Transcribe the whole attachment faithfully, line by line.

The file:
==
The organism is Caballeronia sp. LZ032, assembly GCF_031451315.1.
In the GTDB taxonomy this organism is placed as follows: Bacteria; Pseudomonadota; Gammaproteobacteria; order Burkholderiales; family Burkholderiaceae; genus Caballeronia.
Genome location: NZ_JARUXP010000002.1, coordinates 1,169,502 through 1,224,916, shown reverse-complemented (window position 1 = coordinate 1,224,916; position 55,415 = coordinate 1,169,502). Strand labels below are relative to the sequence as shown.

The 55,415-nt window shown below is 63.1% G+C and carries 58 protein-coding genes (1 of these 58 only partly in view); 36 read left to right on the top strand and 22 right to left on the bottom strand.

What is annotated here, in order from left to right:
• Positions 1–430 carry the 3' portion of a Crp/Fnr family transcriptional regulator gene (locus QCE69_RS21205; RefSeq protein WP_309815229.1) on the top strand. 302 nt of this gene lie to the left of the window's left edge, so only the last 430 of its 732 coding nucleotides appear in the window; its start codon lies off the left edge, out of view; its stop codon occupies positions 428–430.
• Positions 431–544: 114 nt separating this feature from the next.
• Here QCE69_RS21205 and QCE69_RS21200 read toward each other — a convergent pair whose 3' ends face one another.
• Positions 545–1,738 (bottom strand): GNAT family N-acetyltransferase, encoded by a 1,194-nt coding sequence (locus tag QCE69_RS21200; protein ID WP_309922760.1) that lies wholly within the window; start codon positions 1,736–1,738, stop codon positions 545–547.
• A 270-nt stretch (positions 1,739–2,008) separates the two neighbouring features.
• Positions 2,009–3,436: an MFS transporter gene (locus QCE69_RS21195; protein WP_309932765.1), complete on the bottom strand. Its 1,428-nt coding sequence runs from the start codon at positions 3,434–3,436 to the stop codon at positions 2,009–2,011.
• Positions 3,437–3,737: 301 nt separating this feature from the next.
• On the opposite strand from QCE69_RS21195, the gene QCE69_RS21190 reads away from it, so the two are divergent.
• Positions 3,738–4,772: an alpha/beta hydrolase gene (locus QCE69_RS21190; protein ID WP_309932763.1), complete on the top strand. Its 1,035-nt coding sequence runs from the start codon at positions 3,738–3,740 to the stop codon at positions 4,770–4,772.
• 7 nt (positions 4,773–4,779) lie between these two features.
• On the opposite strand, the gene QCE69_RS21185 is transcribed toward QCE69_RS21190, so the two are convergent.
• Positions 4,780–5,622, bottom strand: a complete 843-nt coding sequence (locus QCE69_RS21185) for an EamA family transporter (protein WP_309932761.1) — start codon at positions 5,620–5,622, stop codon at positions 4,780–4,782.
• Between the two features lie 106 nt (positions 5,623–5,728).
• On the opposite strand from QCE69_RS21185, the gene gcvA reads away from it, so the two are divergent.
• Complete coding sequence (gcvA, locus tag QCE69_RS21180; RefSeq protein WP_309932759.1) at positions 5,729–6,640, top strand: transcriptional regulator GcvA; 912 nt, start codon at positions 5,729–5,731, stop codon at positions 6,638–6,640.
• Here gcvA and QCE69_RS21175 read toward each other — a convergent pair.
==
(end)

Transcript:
The organism is Caballeronia sp. LZ032, assembly GCF_031451315.1.
In the GTDB taxonomy this organism is placed as follows: Bacteria; Pseudomonadota; Gammaproteobacteria; order Burkholderiales; family Burkholderiaceae; genus Caballeronia.
Genome location: NZ_JARUXP010000002.1, coordinates 1,169,502 through 1,224,916, shown reverse-complemented (window position 1 = coordinate 1,224,916; position 55,415 = coordinate 1,169,502). Strand labels below are relative to the sequence as shown.

The 55,415-nt window shown below is 63.1% G+C and carries 58 protein-coding genes (1 of these 58 only partly in view); 36 read left to right on the top strand and 22 right to left on the bottom strand.

What is annotated here, in order from left to right:
• Positions 1–430 carry the 3' portion of a Crp/Fnr family transcriptional regulator gene (locus QCE69_RS21205; RefSeq protein WP_309815229.1) on the top strand. 302 nt of this gene lie to the left of the window's left edge, so only the last 430 of its 732 coding nucleotides appear in the window; its start codon lies off the left edge, out of view; its stop codon occupies positions 428–430.
• Positions 431–544: 114 nt separating this feature from the next.
• Here QCE69_RS21205 and QCE69_RS21200 read toward each other — a convergent pair whose 3' ends face one another.
• Positions 545–1,738 (bottom strand): GNAT family N-acetyltransferase, encoded by a 1,194-nt coding sequence (locus tag QCE69_RS21200; protein ID WP_309922760.1) that lies wholly within the window; start codon positions 1,736–1,738, stop codon positions 545–547.
• A 270-nt stretch (positions 1,739–2,008) separates the two neighbouring features.
• Positions 2,009–3,436: an MFS transporter gene (locus QCE69_RS21195; protein WP_309932765.1), complete on the bottom strand. Its 1,428-nt coding sequence runs from the start codon at positions 3,434–3,436 to the stop codon at positions 2,009–2,011.
• Positions 3,437–3,737: 301 nt separating this feature from the next.
• On the opposite strand from QCE69_RS21195, the gene QCE69_RS21190 reads away from it, so the two are divergent.
• Positions 3,738–4,772: an alpha/beta hydrolase gene (locus QCE69_RS21190; protein ID WP_309932763.1), complete on the top strand. Its 1,035-nt coding sequence runs from the start codon at positions 3,738–3,740 to the stop codon at positions 4,770–4,772.
• 7 nt (positions 4,773–4,779) lie between these two features.
• On the opposite strand, the gene QCE69_RS21185 is transcribed toward QCE69_RS21190, so the two are convergent.
• Positions 4,780–5,622, bottom strand: a complete 843-nt coding sequence (locus QCE69_RS21185) for an EamA family transporter (protein WP_309932761.1) — start codon at positions 5,620–5,622, stop codon at positions 4,780–4,782.
• Between the two features lie 106 nt (positions 5,623–5,728).
• On the opposite strand from QCE69_RS21185, the gene gcvA reads away from it, so the two are divergent.
• Complete coding sequence (gcvA, locus tag QCE69_RS21180; RefSeq protein WP_309932759.1) at positions 5,729–6,640, top strand: transcriptional regulator GcvA; 912 nt, start codon at positions 5,729–5,731, stop codon at positions 6,638–6,640.
• Here gcvA and QCE69_RS21175 read toward each other — a convergent pair.